Are inexpensive all-terrain tyres any good? We road-tested a set of Windforce Catchfors All-Terrain tyres to find out. As it happens, for a weekend warrior, the Windforce A/TII tyres certainly have some redeeming qualities.
If there are two constants with four-wheel driving, it’s that highway terrain rubber stinks off-road, and that all-terrain rubber is expensive. At Unsealed 4X4, we’re often happy to pay for quality, especially when it reflects quality and performance. And let’s face it, where the rubber hits the road is an important place. It’s important for occupant safety, off-road ability and longevity. And while this time around, we’re not testing the latter (longevity), we certainly look at the other attributes.
Why am I mentioning all this? Well, here we have an all-terrain tyre (the Windforce Catchfors A/TII) that measures 33-inches in height, and costs – wait for it – just $240 a corner. Check out the cost of, say, a BF Goodrich KO2 All-Terrain, measuring LT285/70R17, and it will set you back around $185 more per tyre. Assuming that you need five tyres (as few vehicles come out with 33-inch rubber as standard) then that’s a saving of over $900.
But the price is just one factor. The Windforce Catchfors A/TII (certainly not the catchiest name) is designated as a light truck tyre. Windforce claim seven steel and fabric plies. The tread is made up of two polyester and two steel plies along with one nylon. While the sidewall is made up of two polyester plies. Prior to fitment, I have to say that the tyres were fairly heavy to pick up, and the sidewalls certainly felt quite meaty. Not exactly scientific I know, but let’s just say they didn’t feel different to their more expensive counterparts (as some Chinese tyres have in the past).
The tread itself features stone ejectors, and there are plenty of sipes cut in for wet weather tarmac traction. The outer edges feature longitudinal what Windforce term ‘notched shoulder tread design’, which is supposed to improve traction in sand and mud. The tread is on the conservative side of all-terrain, with more rounded shoulders and less sidewall tread than some.
ON THE ROAD
After whipping off a set of heavily worn Cooper STTs, the move to the Windforce rubber was incredibly pleasant. Sure, they didn’t look as sexy as the muddies, but their on-road performance was a marked improvement. They are incredibly quiet and offer plenty of grip in the dry. The cabin noise was comparable to that of the stock road tyres that came with the Triton.
In the wet, where they’ve been tested comprehensively this summer, they show impressive traction. I’d put this down to the generous sipes cut into each tread block. Even with no load in the ute well, they hold on remarkably well through the twisties.
Our donor vehicle for this test was my 2019 MR Triton with a 2-inch Outback Armour suspension kit. Although minimal, there was some scrubbing on the body under full compression. This, however, is not limited to just the Windforce, as you would most definitely experience the same issue with any set of 33” inch tyres. These tyres were fitted to a set of 17-inch ROH ‘Diesel’ wheels. Another surprise when switching to the Windforce All-Terrains was that there was no noticeable change in average fuel consumption when switching from a set of 32-inch mud-terrain tyres. An issue I did encounter was that the spare tyre didn’t fit underneath the vehicle which has been somewhat inconvenient. This can be expected from any set of 33” inch tyre and is easily fixed by getting a larger bracket for the tyre.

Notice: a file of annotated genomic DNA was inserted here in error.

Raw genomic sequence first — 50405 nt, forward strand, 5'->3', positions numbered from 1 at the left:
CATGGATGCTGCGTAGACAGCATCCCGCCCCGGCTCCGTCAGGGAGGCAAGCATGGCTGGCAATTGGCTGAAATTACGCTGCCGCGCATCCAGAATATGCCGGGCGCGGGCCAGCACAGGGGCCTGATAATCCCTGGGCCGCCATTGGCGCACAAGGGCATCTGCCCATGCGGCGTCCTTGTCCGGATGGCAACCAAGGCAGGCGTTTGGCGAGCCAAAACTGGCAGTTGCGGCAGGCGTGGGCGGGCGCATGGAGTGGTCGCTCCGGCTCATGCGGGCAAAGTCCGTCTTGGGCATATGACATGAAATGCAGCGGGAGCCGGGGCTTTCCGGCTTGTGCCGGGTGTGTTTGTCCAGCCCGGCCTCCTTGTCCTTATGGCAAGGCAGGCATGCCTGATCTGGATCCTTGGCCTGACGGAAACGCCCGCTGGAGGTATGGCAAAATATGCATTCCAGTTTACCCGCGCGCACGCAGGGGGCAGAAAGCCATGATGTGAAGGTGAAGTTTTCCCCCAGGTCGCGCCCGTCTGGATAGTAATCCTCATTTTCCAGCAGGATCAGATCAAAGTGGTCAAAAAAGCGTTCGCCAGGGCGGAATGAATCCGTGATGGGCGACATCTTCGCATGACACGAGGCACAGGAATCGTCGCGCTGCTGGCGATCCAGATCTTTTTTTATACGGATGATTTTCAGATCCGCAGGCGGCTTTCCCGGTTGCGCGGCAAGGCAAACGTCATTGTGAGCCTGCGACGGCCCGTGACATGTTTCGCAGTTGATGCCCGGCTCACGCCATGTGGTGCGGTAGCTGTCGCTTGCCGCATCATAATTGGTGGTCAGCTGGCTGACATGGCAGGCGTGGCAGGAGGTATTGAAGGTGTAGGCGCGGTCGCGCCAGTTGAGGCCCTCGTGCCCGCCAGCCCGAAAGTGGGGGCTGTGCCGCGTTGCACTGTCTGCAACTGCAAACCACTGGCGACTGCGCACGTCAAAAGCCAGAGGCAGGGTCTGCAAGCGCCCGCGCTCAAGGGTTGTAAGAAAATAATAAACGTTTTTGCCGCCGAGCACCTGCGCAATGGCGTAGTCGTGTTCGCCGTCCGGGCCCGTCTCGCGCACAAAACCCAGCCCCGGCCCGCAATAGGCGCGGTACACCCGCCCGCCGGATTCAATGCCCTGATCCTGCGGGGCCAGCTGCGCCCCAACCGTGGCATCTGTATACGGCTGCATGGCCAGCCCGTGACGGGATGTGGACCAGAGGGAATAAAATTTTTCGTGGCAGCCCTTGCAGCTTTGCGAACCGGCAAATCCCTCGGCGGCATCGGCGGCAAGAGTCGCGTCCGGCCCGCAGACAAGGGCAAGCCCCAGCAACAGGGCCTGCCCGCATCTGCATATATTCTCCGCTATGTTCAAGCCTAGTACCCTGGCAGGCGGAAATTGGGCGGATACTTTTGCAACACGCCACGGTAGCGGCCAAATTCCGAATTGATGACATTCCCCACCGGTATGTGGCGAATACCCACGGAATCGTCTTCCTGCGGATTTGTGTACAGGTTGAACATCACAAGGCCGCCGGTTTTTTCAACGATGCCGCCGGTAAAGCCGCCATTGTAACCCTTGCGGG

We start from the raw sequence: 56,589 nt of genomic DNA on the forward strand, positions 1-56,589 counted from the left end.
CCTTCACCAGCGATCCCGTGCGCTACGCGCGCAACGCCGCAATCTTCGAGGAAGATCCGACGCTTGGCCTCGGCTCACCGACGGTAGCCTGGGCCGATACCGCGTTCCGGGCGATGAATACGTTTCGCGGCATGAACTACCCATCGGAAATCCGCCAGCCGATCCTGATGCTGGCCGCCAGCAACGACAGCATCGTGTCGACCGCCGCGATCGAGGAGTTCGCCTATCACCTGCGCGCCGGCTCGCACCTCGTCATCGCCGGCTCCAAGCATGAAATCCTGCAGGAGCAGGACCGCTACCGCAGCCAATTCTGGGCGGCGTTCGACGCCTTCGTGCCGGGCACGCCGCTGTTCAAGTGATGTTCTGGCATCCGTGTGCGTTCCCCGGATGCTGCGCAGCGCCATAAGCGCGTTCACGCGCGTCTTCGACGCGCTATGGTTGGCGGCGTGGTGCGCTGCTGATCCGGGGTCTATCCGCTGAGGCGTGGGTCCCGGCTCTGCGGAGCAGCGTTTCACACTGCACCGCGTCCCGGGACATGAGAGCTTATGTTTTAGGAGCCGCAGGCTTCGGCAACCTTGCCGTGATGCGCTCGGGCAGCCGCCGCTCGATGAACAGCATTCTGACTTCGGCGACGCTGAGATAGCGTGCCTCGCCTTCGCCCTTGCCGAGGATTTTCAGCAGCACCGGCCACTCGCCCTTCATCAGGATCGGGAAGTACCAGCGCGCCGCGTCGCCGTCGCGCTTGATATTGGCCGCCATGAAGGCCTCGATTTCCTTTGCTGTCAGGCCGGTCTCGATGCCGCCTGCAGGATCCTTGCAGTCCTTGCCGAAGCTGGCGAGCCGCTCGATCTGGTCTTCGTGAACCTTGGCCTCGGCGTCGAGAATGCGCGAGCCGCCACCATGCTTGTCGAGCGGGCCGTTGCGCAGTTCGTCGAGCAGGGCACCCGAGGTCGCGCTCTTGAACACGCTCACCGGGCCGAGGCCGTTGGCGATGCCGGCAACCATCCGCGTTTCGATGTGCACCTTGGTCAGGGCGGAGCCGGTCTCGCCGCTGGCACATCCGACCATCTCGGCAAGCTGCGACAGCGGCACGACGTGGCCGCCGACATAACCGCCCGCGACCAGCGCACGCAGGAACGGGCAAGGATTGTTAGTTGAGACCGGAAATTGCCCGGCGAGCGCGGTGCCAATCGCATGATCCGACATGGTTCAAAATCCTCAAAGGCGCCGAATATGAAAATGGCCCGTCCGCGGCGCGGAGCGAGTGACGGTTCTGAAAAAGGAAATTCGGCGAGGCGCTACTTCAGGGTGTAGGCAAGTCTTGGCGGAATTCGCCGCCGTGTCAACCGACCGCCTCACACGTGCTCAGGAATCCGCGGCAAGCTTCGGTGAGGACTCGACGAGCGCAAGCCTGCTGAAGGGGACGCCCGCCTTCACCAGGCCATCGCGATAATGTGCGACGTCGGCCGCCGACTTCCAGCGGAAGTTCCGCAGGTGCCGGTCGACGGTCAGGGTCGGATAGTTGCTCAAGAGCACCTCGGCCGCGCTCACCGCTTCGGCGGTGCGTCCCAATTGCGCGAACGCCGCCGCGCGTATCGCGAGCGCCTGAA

Another bonus with this tyre fitment on the MR Triton is the fact that the Catchfors A/TII have a nice tall stance. They look good, and they don’t protrude out the side of the Triton (which means no flares are required).
Off-road, the Windforce Catchfors were competent performers. These all-terrains were surprisingly capable for their price and were able to tackle some difficult 4-wheel drive tracks without skipping a beat. We drove a selection of terrain in my kitted Triton, including some deep puddles and water crossings, steep and rocky inclines and along long dirt roads without any issues at all. The majority of the off-road testing was done around Lithgow, a 4-wheel drive Mecca in the Blue Mountains, NSW. The tracks around Lithgow have vast variations in terrain which allowed me to test out the tyres on loose rocky hills, sheer rock faces and boggy mud holes. After several weekends in this terrain, it became apparent that the Windforce Catchfors are incredibly capable off-road.
It definitely helped to run the appropriate tyre pressures off-road. In the Triton, I ran between 22-26 psi off-road and 32-40 psi on-road. When running lower tyre pressures, the sidewall on these tyres was sturdy, with little ballooning. The lack of ballooning in the sidewall gives me confidence that the sidewalls would cope with heavier outback touring loads. We’ve yet to hit the beaches with them yet, but I’d say they will confidently handle much lower sand pressures.
After 3 months and around 9,000km, the wear on these tyres was minimal. Tread depth remains even shoulder-to-shoulder, and despite the regular off-road forays, they’ve developed no battle scars worth mentioning.
Most weekends since fitting these tyres was spent on unsealed dirt roads and out bush. Despite these rough conditions, I didn’t experience any punctures or any other issues concerning the quality of these tyres.
THE BIG QUESTION
So is the Windforce Catchfors AT/II on par with the bigger brand all-terrains like BF Goodrich KO2? Not quite, but the differences are far slimmer than I first imagined. For someone on a budget, or with a long 4X4 accessories wish list, that $900 price saving is nothing to sneeze at. Do we know how they’ll go in the long term? Not yet, but we’ll keep you posted here at Unsealed 4X4 as we continue to put them through their paces.
For more information visit www.windforcetyresaustralia.com